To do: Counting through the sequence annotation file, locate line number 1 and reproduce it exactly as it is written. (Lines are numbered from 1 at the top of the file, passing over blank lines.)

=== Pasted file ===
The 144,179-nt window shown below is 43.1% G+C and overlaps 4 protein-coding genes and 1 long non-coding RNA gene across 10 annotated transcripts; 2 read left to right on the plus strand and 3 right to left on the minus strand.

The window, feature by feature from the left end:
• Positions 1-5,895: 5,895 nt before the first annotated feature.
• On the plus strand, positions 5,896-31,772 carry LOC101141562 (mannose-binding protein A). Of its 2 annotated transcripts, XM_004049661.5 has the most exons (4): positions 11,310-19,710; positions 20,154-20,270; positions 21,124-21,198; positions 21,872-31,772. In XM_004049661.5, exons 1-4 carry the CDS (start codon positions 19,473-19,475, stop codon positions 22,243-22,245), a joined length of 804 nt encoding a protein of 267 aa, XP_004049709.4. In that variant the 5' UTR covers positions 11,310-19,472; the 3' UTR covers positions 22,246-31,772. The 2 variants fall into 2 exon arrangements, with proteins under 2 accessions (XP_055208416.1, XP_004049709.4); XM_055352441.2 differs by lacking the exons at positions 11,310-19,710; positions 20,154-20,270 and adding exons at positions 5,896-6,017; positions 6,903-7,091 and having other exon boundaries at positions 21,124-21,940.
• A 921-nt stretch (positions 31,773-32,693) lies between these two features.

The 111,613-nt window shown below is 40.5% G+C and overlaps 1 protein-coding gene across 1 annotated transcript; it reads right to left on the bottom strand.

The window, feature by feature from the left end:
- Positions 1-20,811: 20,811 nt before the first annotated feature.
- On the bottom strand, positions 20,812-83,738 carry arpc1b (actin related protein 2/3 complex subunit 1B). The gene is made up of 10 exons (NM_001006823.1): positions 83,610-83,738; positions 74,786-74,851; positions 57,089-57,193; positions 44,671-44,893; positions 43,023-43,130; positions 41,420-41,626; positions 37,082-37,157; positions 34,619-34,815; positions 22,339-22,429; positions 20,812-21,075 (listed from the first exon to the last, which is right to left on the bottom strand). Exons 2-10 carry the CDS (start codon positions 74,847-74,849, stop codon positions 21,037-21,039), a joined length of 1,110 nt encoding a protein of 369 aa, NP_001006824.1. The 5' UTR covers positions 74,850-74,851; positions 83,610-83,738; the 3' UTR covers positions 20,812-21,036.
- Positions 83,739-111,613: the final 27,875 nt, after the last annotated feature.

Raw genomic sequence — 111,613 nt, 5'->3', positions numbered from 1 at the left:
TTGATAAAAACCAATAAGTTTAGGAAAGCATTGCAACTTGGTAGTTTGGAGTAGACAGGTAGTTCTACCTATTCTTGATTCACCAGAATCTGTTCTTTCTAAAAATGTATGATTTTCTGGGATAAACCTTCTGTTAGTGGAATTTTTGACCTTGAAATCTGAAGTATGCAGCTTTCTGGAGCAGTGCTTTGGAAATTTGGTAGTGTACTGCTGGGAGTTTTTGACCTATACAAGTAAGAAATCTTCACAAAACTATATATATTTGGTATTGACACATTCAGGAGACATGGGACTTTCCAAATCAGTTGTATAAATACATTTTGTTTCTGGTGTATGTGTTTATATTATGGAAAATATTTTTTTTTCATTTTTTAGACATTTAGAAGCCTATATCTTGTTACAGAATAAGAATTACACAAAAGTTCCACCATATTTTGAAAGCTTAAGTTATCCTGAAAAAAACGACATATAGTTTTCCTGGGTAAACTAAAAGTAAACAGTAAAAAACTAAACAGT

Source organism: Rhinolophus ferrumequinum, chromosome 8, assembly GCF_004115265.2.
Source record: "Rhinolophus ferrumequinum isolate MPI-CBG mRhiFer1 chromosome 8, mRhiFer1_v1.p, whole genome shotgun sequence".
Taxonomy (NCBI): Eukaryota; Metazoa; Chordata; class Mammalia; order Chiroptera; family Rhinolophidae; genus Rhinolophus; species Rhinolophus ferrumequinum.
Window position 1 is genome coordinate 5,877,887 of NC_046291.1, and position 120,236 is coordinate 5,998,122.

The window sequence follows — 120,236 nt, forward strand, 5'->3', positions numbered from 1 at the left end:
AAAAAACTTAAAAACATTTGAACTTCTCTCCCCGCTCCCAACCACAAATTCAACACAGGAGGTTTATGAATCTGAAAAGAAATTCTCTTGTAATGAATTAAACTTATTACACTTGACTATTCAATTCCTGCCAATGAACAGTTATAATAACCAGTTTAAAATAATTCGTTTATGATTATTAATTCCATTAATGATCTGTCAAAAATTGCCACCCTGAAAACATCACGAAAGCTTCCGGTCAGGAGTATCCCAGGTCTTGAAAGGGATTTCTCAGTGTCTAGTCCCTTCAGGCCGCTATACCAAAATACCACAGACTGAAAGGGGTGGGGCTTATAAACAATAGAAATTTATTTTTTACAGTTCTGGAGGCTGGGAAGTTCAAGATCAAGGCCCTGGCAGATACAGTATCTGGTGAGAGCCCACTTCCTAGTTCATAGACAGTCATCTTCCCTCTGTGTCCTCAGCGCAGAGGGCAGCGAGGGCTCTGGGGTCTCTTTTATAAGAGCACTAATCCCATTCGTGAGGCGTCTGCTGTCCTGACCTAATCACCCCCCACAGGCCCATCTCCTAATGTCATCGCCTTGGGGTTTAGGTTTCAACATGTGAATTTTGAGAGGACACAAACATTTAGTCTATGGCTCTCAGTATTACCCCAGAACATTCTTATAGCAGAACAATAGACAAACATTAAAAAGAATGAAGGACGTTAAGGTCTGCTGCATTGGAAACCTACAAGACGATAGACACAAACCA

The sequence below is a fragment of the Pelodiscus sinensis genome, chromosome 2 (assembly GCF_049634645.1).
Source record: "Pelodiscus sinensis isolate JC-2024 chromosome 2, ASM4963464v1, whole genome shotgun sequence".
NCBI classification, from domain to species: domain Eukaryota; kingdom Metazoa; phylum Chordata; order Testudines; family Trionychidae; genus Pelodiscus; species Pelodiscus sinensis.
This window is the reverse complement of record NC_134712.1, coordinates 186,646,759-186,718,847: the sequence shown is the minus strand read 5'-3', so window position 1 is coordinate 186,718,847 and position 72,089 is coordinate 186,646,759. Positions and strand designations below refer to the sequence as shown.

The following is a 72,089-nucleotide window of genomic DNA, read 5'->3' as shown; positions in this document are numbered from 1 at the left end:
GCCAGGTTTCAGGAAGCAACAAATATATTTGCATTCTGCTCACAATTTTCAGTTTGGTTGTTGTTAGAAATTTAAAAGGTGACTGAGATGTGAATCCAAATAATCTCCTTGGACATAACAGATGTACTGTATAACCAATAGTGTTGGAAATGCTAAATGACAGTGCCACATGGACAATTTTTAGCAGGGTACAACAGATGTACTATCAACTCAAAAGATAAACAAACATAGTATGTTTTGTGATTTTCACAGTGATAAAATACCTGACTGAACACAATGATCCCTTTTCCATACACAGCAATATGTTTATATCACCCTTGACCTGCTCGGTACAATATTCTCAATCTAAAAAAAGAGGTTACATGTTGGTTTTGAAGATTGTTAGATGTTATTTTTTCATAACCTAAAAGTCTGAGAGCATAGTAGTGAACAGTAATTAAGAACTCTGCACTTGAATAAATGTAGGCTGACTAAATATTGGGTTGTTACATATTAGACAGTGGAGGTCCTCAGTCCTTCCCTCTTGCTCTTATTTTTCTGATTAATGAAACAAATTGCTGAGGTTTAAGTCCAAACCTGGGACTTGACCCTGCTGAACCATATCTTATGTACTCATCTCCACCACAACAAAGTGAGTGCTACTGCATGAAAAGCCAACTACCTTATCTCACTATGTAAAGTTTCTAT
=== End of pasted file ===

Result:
The 144,179-nt window shown below is 43.1% G+C and overlaps 4 protein-coding genes and 1 long non-coding RNA gene across 10 annotated transcripts; 2 read left to right on the plus strand and 3 right to left on the minus strand.